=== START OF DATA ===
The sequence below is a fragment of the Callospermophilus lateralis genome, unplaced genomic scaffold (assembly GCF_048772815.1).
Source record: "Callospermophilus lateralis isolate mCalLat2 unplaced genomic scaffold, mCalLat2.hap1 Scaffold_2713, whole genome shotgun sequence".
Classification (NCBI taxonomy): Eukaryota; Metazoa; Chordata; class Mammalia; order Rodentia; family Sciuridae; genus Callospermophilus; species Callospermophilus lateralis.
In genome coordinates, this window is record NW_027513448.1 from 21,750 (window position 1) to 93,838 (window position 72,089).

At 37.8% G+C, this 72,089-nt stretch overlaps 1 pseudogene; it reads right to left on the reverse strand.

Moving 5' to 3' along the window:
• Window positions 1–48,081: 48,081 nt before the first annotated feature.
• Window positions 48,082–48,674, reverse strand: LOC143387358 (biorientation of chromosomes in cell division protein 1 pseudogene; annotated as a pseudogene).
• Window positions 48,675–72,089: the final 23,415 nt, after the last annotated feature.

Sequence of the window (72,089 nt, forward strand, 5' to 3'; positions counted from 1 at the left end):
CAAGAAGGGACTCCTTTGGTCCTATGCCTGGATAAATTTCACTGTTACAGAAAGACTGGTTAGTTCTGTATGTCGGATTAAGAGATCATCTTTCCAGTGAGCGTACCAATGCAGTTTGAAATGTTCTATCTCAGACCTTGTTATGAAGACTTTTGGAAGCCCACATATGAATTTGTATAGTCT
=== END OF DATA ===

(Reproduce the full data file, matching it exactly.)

The sequence below is a fragment of the Callospermophilus lateralis genome, unplaced genomic scaffold (assembly GCF_048772815.1).
Source record: "Callospermophilus lateralis isolate mCalLat2 unplaced genomic scaffold, mCalLat2.hap1 Scaffold_2713, whole genome shotgun sequence".
Classification (NCBI taxonomy): Eukaryota; Metazoa; Chordata; class Mammalia; order Rodentia; family Sciuridae; genus Callospermophilus; species Callospermophilus lateralis.
In genome coordinates, this window is record NW_027513448.1 from 21,750 (window position 1) to 93,838 (window position 72,089).

At 37.8% G+C, this 72,089-nt stretch overlaps 1 pseudogene; it reads right to left on the reverse strand.

Moving 5' to 3' along the window:
• Window positions 1–48,081: 48,081 nt before the first annotated feature.
• Window positions 48,082–48,674, reverse strand: LOC143387358 (biorientation of chromosomes in cell division protein 1 pseudogene; annotated as a pseudogene).
• Window positions 48,675–72,089: the final 23,415 nt, after the last annotated feature.

Sequence of the window (72,089 nt, forward strand, 5' to 3'; positions counted from 1 at the left end):
CAAGAAGGGACTCCTTTGGTCCTATGCCTGGATAAATTTCACTGTTACAGAAAGACTGGTTAGTTCTGTATGTCGGATTAAGAGATCATCTTTCCAGTGAGCGTACCAATGCAGTTTGAAATGTTCTATCTCAGACCTTGTTATGAAGACTTTTGGAAGCCCACATATGAATTTGTATAGTCT